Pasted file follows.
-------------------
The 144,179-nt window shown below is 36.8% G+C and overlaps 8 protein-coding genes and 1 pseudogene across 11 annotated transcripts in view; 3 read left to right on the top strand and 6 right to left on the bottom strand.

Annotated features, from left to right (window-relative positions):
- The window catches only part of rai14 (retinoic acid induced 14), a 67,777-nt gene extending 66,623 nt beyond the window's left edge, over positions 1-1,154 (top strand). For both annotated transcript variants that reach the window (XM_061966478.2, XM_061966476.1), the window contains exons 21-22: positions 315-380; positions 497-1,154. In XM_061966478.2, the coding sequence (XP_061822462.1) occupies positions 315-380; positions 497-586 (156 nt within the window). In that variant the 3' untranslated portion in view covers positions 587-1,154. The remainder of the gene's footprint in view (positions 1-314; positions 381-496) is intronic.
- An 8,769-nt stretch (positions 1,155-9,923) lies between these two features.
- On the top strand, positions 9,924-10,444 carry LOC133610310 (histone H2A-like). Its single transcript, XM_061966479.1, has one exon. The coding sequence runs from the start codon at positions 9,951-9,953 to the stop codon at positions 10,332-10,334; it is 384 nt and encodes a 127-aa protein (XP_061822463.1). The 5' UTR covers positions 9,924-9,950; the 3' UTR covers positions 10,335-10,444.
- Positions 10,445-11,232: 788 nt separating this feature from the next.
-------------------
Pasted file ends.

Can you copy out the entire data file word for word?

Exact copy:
The 144,179-nt window shown below is 36.8% G+C and overlaps 8 protein-coding genes and 1 pseudogene across 11 annotated transcripts in view; 3 read left to right on the top strand and 6 right to left on the bottom strand.

Annotated features, from left to right (window-relative positions):
- The window catches only part of rai14 (retinoic acid induced 14), a 67,777-nt gene extending 66,623 nt beyond the window's left edge, over positions 1-1,154 (top strand). For both annotated transcript variants that reach the window (XM_061966478.2, XM_061966476.1), the window contains exons 21-22: positions 315-380; positions 497-1,154. In XM_061966478.2, the coding sequence (XP_061822462.1) occupies positions 315-380; positions 497-586 (156 nt within the window). In that variant the 3' untranslated portion in view covers positions 587-1,154. The remainder of the gene's footprint in view (positions 1-314; positions 381-496) is intronic.
- An 8,769-nt stretch (positions 1,155-9,923) lies between these two features.
- On the top strand, positions 9,924-10,444 carry LOC133610310 (histone H2A-like). Its single transcript, XM_061966479.1, has one exon. The coding sequence runs from the start codon at positions 9,951-9,953 to the stop codon at positions 10,332-10,334; it is 384 nt and encodes a 127-aa protein (XP_061822463.1). The 5' UTR covers positions 9,924-9,950; the 3' UTR covers positions 10,335-10,444.
- Positions 10,445-11,232: 788 nt separating this feature from the next.